Invariably, it was considered not to be out of place for people like Senator Ali Ndume, currently being prosecuted for exposure of having  link with Boko Haram insurgents by Mohammed Konduga, a former Boko Haram spokesperson; Senator Ahmed Zanna, who the JTF once said they arrested Shuaibu Mohammed Bama, a wanted Boko Haram Commander, at his residence in Maiduguri, Borno State. More so, Kabiru Umar (aka Kabiru Sokoto),  the Boko Haram Commander who was prosecuted for masterminding the Madalla Catholic Church bombing,  already convicted of terrorism charges and sentenced to life imprisonment, was last week, reported to have made an appeal to President Goodluck Jonathan for pardon. Umar was further said to have volunteered to assist in brining the Boko Haram insurgency to an end” if his request for a pardon was granted by the President.” In addition, former President Olusegun Obasanjo also volunteered to intervene. He held a meeting with family members of the Boko Haram insurgents in Abeokuta, Ogun State, last week. Mallam Shehu Sani, President of Civil Rights Congress of Nigeria,  had in a statement in Kaduna  revealed that the meeting “was to open a new channel of dialogue with the Boko Haram;” adding that “it was aimed at finding a way of releasing the abducted Chibok schoolgirls.” Sani accordingly declared: “This is to confirm that the meeting actually took place and I was part of it. The meeting was solely aimed at exploring the possibility of opening a new channel for dialogue or negotiation with the sect members towards securing the release of the abducted Chibok girls held in captivity for over a month.”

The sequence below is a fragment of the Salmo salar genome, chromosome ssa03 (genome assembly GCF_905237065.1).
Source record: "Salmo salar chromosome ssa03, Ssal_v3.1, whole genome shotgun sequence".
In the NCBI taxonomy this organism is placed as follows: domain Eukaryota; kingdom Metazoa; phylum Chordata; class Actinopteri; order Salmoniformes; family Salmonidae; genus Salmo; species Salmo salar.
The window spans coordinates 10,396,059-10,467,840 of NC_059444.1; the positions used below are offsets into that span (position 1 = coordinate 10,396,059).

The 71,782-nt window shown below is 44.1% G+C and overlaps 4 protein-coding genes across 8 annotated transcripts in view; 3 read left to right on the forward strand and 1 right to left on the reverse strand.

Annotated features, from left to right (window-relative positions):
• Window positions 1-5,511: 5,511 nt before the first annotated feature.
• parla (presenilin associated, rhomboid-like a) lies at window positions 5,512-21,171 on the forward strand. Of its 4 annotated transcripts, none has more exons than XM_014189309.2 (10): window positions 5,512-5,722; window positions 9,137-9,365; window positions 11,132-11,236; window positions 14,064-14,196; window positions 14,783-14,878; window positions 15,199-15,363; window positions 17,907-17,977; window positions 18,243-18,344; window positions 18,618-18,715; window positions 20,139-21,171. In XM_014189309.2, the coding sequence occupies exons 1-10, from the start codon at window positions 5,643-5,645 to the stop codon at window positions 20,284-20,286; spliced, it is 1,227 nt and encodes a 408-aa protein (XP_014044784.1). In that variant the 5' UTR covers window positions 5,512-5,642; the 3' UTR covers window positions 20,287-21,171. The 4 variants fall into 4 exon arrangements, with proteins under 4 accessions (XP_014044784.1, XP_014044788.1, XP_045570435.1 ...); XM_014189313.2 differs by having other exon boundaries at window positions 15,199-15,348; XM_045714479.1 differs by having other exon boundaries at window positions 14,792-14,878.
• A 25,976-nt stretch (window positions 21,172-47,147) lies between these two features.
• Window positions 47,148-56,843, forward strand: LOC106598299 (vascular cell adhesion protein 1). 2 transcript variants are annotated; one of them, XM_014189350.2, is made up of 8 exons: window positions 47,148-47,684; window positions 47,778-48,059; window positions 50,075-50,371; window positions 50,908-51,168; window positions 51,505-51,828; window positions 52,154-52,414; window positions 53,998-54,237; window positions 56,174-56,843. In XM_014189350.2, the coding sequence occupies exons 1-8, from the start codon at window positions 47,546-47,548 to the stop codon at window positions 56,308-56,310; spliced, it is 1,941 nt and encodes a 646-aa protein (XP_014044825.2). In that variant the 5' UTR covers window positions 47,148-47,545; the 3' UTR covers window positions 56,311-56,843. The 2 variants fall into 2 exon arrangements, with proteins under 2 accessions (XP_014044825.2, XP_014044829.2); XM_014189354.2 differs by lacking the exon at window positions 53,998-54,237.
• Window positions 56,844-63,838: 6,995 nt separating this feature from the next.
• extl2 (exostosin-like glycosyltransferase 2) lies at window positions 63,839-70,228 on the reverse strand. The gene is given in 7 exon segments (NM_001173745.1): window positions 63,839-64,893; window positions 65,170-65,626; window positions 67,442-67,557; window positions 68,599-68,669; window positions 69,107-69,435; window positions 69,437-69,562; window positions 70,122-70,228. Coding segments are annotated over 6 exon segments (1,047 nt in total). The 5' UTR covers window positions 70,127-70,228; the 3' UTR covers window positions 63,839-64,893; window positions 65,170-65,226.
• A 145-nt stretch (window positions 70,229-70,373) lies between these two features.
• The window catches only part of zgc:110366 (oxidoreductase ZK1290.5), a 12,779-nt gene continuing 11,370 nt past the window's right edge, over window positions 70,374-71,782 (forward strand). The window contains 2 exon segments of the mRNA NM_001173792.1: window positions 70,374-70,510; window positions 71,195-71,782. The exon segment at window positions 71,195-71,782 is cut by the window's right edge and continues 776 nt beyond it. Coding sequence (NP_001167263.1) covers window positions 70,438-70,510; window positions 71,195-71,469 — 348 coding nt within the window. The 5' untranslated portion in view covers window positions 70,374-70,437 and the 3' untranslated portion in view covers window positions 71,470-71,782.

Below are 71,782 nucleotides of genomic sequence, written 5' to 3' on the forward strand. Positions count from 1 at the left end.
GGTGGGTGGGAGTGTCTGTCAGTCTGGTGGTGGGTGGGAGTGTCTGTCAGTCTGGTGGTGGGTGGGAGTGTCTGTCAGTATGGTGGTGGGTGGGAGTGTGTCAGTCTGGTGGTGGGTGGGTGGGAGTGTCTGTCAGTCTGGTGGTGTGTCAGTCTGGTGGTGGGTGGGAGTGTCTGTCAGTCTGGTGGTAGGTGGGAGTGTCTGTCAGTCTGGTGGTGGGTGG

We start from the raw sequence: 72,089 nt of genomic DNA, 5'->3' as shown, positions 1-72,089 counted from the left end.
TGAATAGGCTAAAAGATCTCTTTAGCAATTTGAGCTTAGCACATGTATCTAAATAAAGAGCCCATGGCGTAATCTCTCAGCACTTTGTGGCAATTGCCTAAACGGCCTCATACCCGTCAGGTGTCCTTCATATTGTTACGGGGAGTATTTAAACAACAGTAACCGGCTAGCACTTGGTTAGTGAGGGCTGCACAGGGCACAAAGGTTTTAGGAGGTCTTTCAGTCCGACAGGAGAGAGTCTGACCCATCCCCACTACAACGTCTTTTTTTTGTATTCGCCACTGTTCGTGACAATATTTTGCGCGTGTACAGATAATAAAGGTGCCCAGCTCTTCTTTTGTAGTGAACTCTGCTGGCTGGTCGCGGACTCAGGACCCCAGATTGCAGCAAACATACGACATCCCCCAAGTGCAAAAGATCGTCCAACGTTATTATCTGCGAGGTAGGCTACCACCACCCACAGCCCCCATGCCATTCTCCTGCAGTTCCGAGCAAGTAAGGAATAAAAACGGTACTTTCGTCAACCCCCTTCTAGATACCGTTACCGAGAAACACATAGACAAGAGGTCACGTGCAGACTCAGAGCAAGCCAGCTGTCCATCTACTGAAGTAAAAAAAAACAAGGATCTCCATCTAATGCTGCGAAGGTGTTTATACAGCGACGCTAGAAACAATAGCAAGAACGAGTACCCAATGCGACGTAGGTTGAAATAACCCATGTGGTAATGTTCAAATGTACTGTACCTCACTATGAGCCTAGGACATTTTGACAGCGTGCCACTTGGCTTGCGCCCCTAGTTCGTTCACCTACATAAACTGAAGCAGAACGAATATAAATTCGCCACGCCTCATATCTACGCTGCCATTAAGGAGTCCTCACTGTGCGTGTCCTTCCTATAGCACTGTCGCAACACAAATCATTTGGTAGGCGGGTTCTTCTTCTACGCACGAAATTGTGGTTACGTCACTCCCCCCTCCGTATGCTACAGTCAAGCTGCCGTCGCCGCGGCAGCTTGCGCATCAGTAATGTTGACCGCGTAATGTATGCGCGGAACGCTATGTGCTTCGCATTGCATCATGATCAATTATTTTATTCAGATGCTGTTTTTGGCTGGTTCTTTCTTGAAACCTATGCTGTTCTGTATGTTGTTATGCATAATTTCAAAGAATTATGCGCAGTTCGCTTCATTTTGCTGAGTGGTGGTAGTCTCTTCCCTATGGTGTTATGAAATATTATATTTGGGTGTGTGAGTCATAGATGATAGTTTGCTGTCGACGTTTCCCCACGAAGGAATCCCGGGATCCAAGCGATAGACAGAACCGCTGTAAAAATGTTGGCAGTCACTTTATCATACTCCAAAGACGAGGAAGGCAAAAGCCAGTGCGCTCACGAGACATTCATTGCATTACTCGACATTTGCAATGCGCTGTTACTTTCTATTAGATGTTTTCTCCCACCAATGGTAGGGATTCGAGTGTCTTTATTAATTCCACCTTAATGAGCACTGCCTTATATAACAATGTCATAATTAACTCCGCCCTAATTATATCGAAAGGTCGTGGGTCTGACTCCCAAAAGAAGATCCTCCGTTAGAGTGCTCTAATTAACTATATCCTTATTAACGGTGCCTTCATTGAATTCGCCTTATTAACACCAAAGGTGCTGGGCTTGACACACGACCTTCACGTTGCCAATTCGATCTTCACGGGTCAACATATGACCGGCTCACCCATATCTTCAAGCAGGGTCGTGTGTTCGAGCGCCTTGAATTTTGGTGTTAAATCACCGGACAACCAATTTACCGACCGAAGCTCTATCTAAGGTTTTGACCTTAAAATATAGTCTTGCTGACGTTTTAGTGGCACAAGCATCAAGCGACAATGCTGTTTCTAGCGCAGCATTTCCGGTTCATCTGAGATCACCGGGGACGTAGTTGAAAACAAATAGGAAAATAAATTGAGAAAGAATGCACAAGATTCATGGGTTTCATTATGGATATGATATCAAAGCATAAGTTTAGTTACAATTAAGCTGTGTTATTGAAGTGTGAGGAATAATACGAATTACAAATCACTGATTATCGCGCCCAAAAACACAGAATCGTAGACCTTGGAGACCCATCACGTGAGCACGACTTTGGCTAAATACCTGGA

Apparently, the amnesty President Jonathan presented to the Boko Haram can only be formally or informally facilitated by people who know them,  like the Niger Delta militants uprising. Thus, the President could start the amnesty from the known to the unknown.
The CLO Campaigns Director emphasized that these are alternatives that the President should endeavour to explore. He contended that since the Boko Haram insurgents are believed to be invisible or unknown, it would be judicious to deploy people who interface with them in their secrecy to dialogue with them to resolve the insecurity crisis. There were indications that in war simulation, not all negotiations, bargaining or tradeoffs are brought to public knowledge. Odom advocated that “reasonable leaders could co-opt people like Obassanjo, Shehu Sani, Zanna and others, to negotiate through a back door to get the crisis resolved in very subtle manners in the national interest.” He added that government must harness the platforms or processes provided by these people but must be cautious to know who is genuine in the crisis resolution.
Odom further decried that Jonathan has been indifferent to using discretional powers at his behest prescribed by the Constitution which, he said, has plunged the country into monumental violence. “President Jonathan in handling the Boko Haram insurgency deserves to adopt discretional initiatives but prefers consultation. The President has over 90 discretional powers in the constitution to exercise without approval of the National Assembly.  He is playing politics of  2015  with the whole thing,” Odom contended.